This is a big challenge when it comes to ensemble cast stories. Yes, there are those that take the reins of the story and others that float into supporting cast. Yet, each player is important to the overall story. Unfortunately, you can’t have them be in the spotlight for every volume. That could result in 20 plots competing for attention if everyone has their own journey. At best, you can put them into groups of 2 and 3 to give them more time in scenes, but that’s not perfect. War of Nytefall: Ravenous ran into this problem and the next volume has it as well. Is this really a bad thing?
For those who love the characters that take a step back, it will be a disaster. Their favorites aren’t getting the attention they deserve. Doesn’t matter that they already had at least one volume where they got to shine. Anger might be aimed at the characters that maintain their status because they have claimed the ‘main’ cast moniker. You hope this isn’t the case, but people are funny and unpredictable. Some can turn on a series if you don’t cater to their whims, which you can’t avoid. There’s a reason characters are rotating in and out of the spotlight over the course of a series. It helps to keep things fresh and opens for more stories. People don’t always realize that characters may have a specialty instead of being a Jack-of-all-Trades. This means that there are adventures when they aren’t going to be as useful.
Aside from keeping a series fresh and moving, you get another big benefit. These characters that are stepping out of their limited roles can be flushed out and gain their own fan-bases. My goal is always to create a variety of characters, so that readers can connect to at least one of them. There’s no rule that you can’t have multiple favorites or switch to a new one. Kai Stavros was a minor character to me until Eradication and now he has a really interesting story arch that will go on for a bit. Decker is getting some attention in Ravenous and I’m enjoying doing that. From the hero side, Titus and Bob get to shine a bit more. They’ve really been in the shadow of Lost, Mab, and Clyde for much of the series. It’s a more difficult balancing act than with Legends of Windemere because I have a bigger cast and no ‘destiny’ storyline.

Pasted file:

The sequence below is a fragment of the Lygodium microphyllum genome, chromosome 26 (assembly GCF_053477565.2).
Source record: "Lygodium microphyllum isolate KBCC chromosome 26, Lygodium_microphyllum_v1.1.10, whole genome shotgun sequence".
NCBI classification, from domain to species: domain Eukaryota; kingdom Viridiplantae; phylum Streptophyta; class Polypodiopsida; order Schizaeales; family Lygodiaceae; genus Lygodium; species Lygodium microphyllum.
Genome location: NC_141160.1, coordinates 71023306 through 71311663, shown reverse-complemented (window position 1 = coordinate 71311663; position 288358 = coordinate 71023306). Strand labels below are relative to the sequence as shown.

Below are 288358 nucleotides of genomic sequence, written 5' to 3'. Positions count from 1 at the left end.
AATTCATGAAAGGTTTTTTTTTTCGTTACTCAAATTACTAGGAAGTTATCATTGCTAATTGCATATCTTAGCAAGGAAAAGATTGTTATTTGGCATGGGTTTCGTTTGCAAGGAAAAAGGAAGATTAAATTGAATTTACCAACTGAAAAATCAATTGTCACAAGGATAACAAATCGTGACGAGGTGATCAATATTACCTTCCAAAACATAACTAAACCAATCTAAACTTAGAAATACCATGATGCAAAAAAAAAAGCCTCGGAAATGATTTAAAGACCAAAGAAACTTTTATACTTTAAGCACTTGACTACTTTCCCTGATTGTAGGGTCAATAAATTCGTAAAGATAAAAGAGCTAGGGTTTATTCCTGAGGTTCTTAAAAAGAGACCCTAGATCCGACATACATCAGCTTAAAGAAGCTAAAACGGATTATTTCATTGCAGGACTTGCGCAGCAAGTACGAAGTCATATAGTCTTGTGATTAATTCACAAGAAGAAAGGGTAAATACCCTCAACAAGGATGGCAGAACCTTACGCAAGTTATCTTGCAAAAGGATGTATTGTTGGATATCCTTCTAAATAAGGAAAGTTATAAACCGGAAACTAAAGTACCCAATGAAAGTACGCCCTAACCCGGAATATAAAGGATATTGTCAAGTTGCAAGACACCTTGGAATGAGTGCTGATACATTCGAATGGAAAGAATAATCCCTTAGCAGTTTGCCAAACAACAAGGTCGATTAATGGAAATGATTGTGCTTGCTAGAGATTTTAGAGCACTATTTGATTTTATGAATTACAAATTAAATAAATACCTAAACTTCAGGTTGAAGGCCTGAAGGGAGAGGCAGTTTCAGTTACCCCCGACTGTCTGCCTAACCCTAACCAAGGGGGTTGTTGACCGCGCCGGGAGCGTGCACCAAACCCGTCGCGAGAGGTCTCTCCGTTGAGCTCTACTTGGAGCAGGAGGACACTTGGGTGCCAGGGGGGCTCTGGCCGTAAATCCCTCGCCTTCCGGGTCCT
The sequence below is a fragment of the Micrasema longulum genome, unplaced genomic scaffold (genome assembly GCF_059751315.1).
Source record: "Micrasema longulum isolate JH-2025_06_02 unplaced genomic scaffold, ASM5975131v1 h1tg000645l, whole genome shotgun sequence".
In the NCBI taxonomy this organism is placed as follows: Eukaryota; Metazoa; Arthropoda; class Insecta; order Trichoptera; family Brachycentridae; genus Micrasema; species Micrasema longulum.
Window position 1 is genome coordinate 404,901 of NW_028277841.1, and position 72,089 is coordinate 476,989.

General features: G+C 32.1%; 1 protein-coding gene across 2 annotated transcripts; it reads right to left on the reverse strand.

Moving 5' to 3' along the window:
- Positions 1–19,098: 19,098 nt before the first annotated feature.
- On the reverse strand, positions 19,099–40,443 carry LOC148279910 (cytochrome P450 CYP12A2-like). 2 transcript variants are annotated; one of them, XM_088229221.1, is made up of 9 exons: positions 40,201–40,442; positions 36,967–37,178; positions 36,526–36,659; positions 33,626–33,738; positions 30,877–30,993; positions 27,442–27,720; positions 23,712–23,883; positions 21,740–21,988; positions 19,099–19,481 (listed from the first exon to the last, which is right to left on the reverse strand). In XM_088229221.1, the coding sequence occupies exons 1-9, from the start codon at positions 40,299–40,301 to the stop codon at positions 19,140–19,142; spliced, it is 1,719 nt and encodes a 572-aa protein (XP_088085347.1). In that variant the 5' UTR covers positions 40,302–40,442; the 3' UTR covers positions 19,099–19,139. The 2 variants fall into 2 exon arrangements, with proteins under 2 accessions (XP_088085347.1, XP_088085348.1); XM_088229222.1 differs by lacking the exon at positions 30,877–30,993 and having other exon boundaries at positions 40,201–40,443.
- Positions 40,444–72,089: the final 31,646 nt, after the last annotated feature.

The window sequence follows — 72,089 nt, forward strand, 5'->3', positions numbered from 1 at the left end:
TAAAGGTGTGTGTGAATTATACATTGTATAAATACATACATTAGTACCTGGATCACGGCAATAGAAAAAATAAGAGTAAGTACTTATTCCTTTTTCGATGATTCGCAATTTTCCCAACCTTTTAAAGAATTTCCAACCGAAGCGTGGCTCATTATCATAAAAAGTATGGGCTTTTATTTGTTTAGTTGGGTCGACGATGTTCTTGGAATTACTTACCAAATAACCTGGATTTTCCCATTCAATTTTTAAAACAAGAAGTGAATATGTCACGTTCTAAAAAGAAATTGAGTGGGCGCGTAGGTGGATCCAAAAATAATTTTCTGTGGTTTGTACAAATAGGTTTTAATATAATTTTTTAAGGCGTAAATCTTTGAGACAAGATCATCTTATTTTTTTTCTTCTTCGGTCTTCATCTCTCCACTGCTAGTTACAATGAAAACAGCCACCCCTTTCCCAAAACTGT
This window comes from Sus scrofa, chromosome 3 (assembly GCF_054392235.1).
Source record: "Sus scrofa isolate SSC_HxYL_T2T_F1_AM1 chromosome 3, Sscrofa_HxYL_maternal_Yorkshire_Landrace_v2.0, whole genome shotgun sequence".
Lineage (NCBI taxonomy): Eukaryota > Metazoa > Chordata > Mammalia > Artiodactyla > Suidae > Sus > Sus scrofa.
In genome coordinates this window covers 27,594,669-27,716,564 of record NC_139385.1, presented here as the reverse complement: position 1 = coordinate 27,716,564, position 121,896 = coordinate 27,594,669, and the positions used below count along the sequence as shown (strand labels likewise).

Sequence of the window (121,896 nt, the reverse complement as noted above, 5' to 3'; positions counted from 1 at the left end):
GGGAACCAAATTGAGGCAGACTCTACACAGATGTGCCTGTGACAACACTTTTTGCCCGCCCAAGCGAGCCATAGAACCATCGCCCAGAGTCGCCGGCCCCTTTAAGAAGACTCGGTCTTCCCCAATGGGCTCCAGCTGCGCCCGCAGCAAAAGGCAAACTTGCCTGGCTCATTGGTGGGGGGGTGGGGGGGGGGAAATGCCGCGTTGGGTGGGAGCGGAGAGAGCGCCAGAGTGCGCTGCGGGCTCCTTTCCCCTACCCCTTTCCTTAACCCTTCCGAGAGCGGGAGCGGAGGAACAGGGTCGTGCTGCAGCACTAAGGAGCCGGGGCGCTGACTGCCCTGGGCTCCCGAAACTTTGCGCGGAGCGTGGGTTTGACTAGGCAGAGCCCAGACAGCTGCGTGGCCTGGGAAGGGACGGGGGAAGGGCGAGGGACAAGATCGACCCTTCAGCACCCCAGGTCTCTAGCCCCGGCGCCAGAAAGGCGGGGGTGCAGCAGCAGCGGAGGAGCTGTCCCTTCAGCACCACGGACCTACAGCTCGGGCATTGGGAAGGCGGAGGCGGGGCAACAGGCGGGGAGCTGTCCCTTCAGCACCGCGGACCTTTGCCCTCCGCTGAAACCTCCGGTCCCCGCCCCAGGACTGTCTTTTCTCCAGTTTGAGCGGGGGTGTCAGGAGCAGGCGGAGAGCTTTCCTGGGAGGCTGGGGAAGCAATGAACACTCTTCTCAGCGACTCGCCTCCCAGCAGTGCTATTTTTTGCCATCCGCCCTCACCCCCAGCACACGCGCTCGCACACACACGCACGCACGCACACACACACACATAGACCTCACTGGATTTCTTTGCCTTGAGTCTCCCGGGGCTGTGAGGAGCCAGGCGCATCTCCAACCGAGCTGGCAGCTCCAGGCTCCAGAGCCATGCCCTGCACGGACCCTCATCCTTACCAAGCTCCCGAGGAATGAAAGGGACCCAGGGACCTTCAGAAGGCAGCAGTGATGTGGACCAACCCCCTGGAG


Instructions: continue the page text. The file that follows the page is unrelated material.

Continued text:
I’m laying the groundwork for bigger jumps in this volume because I need a lot of heavy hitters for the finale. That is the ultimate goal for an ensemble series. By the end, you want every character to have changed in some respect. If they were around for everything and remain the same then you missed an opportunity. That or they’re really a statue and you never realized another character was lugging the thing around. By the end of even a small series, you need your heroes and villains to be at the final stages of their journey. If you had to phase them in and out of importance throughout the volumes then that shows you gave them the proper amount of attention. As an author, we do need to focus on only a handful of plots or we end up with a muddled mess. At best, we get a book that is thousands of pages long in order to cover everyone from the protagonist to the antagonist to the janitor who cleans up after the battle in chapter 4. Poor guy wasn’t even supposed to be at work that day.
My point here is that you have to pick and choose when and where to progress with a character. It’s a challenge because we have our own favorites. It’s hard to push Lost into the background because I enjoy writing her, but Desirae sure as hell wasn’t going to let that loose cannon run around for long. I guess you can make your choices depending on the actions of the villain too. Who would they target or who would be the best choices to get in their way? It depends on the story. This is a personal balancing act that I could continue writing about for hours. Yet, in the end, it comes down to what the author wants and the story needs.